‘Cianalas’ means homesick or longing in Scottish Gaelic. ‘Tãsknota’ means homesick in Kashubian. Cianalas/Tãsknota, sings to the ache we feel in our hearts for home, because we now inhabit a time for addressing the disregarded aspects of our own histories.

For more information & tickets ($20 ea) follow this link.

Loyola House Stories & Memories - Celebrating 60 years in 2024

Picture: Loyola House under construction, January 30, 1964

Courtesy of the Archive of Jesuits in Canada (D-507-A.4.2)

From Chuck Wilson -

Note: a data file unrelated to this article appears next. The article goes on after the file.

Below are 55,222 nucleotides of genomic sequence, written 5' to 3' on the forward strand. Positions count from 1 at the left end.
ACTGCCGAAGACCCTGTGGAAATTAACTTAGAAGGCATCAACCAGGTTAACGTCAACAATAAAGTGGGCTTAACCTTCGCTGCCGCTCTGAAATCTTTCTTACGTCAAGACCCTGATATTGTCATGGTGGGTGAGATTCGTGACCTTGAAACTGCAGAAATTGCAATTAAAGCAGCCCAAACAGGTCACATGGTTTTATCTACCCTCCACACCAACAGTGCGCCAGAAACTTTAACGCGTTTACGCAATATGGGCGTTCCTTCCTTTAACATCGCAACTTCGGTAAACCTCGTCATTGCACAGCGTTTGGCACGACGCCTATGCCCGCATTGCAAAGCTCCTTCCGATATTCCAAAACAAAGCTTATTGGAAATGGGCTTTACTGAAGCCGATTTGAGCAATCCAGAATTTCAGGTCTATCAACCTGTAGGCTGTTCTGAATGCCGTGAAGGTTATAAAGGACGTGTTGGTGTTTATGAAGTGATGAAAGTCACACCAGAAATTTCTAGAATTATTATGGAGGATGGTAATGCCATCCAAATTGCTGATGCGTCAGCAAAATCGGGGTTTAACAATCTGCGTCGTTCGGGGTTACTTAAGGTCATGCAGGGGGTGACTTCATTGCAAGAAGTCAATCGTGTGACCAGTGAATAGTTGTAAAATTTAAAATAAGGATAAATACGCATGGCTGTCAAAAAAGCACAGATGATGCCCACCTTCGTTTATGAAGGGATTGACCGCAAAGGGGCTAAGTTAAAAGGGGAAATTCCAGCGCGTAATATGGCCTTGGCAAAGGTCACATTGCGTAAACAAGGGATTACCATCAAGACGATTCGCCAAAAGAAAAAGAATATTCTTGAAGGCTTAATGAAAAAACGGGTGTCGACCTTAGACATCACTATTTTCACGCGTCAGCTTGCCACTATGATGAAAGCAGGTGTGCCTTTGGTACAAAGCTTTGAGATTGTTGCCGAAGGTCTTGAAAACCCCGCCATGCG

I was on retreat at Loyola for a long weekend during University in the late 1980s. There was an open invitation to attend Mass at the farm house as an alternative to Sunday morning chapel. I decided to go. The farmhouse was then being used as a halfway house for men emerging from recovery and prison. Mass took place at the kitchen table. Eucharist was a simple, home baked loaf of bread passed around the table. Each person would tear off a small piece and pass the loaf to the next person. The bread came to me. I then turned to pass it to the man seated next to me, whom previously I had not really noticed. With my head down I mumbled the blessing, "The body of Christ, broken for you". The man's bare arms, extended to receive the bread, were decimated from years of injections. I instinctively looked up and our eyes met. Both of our eyes filled with tears, and the man simply whispered "Thank you, thank you, thank you..." It was, without question, the most memorable and meaningful eucharist I have ever been part of, or ever will.